- Jackson man to cast electoral vote for Trump; others trying to dissuade him (11/29/16)51
- Man killed by vehicle had been charged with domestic assault (11/30/16)
- Hotel chain president: City should regulate short-term lodging (11/27/16)16
- Former Cape council member dies, remembered as 'wonderful public servant' (11/29/16)1
- Woman accused in three robberies disguised herself as man (11/29/16)5
- Post-election taunts reported at Jackson schools (12/2/16)22
- Officers: Delta man dies during domestic dispute (11/28/16)1
- Business notebook: New store shows faith in Scott City district (11/28/16)
- Missouri chamber to honor Cape's John Mehner (11/30/16)6
- Men who pulled father, son from burning car near Naylor honored by highway patrol (12/1/16)
Former president offers AIDS advice
BARCELONA, Spain -- An important step in the fight against AIDS in the developing world is for poor nations to immediately make a deal with drug companies or other countries to provide affordable HIV drugs, former President Clinton said Thursday.
Clinton joined a panel of former heads of state at the 14th International AIDS Conference to discuss the role of political leadership in the global fight against AIDS.
He told conference participants they were the real heroes in the fight against AIDS.
"Most of what people like me have done, you've kind of dragged out of us over the course of 20 years by educating us and continuing to chip away," Clinton said.
He told them not to be discouraged.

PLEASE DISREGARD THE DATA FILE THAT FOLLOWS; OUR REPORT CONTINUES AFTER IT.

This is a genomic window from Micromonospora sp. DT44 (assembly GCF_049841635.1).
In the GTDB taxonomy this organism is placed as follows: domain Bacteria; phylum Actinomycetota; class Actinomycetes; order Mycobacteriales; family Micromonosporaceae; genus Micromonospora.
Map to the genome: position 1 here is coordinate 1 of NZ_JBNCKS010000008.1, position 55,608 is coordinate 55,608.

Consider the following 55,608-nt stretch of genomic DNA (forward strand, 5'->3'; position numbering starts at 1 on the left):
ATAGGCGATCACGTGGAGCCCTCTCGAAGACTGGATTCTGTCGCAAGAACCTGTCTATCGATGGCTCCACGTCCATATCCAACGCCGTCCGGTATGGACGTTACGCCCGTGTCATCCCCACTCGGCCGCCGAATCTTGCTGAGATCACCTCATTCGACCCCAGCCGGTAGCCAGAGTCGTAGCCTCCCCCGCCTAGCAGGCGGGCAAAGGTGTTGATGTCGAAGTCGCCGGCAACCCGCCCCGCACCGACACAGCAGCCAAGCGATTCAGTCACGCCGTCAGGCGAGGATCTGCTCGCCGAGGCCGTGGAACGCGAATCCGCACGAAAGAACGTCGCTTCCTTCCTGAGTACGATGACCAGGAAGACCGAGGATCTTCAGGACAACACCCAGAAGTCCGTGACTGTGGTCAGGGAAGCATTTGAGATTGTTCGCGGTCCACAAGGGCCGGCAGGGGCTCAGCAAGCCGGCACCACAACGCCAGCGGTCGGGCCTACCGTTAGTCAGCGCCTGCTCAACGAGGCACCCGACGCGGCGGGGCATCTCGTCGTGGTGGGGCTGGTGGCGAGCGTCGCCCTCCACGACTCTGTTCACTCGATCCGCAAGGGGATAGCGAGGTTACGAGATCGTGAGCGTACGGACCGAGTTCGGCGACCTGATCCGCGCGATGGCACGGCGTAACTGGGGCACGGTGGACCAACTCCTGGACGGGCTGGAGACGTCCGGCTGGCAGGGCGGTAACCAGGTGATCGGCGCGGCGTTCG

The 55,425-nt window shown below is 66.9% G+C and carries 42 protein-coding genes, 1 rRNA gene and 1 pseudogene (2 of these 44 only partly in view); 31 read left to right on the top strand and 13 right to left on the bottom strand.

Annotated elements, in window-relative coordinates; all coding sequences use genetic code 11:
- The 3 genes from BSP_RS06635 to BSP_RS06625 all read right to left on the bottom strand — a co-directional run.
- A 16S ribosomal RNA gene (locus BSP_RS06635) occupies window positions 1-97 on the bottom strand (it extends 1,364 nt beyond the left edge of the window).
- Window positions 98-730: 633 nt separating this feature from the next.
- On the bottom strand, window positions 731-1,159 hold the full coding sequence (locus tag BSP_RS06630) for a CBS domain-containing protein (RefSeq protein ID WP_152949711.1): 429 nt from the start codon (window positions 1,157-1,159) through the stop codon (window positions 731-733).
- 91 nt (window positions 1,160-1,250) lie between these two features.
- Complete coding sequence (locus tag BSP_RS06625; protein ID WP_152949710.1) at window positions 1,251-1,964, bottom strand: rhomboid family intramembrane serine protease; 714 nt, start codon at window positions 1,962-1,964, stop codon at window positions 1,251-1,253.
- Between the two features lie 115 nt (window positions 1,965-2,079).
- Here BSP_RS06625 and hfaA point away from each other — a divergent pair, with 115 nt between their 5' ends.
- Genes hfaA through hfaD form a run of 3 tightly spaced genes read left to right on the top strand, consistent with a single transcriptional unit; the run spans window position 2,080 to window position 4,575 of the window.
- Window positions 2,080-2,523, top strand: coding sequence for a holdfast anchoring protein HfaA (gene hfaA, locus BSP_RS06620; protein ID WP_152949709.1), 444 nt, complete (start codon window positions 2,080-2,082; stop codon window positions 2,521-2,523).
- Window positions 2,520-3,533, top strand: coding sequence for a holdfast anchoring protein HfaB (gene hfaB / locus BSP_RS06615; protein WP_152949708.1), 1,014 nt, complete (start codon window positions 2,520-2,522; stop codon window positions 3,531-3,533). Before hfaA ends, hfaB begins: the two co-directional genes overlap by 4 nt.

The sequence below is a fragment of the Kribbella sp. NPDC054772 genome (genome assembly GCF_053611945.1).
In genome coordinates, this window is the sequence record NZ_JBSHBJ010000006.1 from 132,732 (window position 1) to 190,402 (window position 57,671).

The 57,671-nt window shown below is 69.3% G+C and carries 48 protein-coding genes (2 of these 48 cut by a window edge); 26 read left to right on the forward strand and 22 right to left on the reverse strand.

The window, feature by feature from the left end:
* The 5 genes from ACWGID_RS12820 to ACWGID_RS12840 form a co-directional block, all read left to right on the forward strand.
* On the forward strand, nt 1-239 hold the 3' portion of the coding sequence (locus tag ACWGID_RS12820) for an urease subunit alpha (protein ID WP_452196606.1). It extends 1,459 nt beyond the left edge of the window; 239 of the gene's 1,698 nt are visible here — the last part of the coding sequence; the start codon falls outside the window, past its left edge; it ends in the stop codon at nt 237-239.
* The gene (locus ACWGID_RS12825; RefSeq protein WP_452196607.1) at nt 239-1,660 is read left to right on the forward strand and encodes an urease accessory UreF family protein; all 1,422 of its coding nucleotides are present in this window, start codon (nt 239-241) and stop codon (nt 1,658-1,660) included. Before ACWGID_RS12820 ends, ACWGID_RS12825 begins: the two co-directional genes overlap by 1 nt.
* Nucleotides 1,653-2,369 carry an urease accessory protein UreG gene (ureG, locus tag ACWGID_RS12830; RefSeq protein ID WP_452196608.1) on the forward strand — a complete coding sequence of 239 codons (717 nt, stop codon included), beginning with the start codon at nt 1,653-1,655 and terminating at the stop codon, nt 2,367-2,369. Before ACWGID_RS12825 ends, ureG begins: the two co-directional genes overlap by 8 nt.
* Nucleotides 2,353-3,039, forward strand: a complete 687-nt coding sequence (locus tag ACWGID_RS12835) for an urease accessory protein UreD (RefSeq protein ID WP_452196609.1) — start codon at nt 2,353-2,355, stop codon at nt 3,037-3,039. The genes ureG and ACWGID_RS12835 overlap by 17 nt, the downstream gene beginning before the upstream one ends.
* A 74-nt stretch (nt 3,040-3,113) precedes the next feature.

"Obviously these numbers are overwhelming, and there have been no medical breakthroughs and I know a lot of you are worn down, and if you're HIV positive, you may be frightened," he said. "But there is a greater level of understanding and support among the political leadership of the world across the lines that otherwise divide people."
Medical advances have turned HIV infection from a death sentence into a manageable chronic illness, and drugs can prevent infected mothers from passing the virus to their children through breast milk.
The United Nations has estimated the world will need to spend $10 billion a year for several years to get the pandemic under control.
"First of all, the rich countries should figure out what they owe and they should pay -- and pay in a timely fashion," Clinton said. "The advocates and the people representing the people in the poor countries with high infection rates need to figure out how to get the money and what to do with it."
The 15 countries of the Caribbean announced at the conference on Wednesday that they had cut a deal with drug companies for the supply of affordable drugs. Specific prices were not disclosed.
Few other countries have taken similar action, although several in Africa and elsewhere have sought -- in some cases successfully -- lower-cost drugs for their people.
"You either need to make a deal you can live with the drug companies, or Brazil has announced they are going to provide generics, and India has announced they are," Clinton said. "This needs to be done and done now."
Help from the rich
Once the deals are made, developing countries need to work out how much they can pay and then go after the rest from the rich nations, he said.
"It's easier to do something specific. I think that's important," Clinton.
"My advice is push every country you can to make their deals with the drug companies. If the deals are unsatisfactory, go to Brazil or India -- the U.N. is certifying those drugs," Clinton said. "Then come to the rest of us and say 'OK, this is what we need: Here's what we need for medicine and here's what we need for prevention.'"
Using that strategy will make it much easier for politicians in rich nations to say yes, Clinton said.
At the conference, this "health gap" between rich and poor countries is stirring fierce passions among delegates this week.
Everyone agrees that vast financial aid is needed to bring the epidemic under control.
Some say industrialized countries bear the moral burden to do so. Others say that pharmaceutical companies should voluntarily give up patents to allow generic copies. Still others insist that African governments must dig further into their own pockets.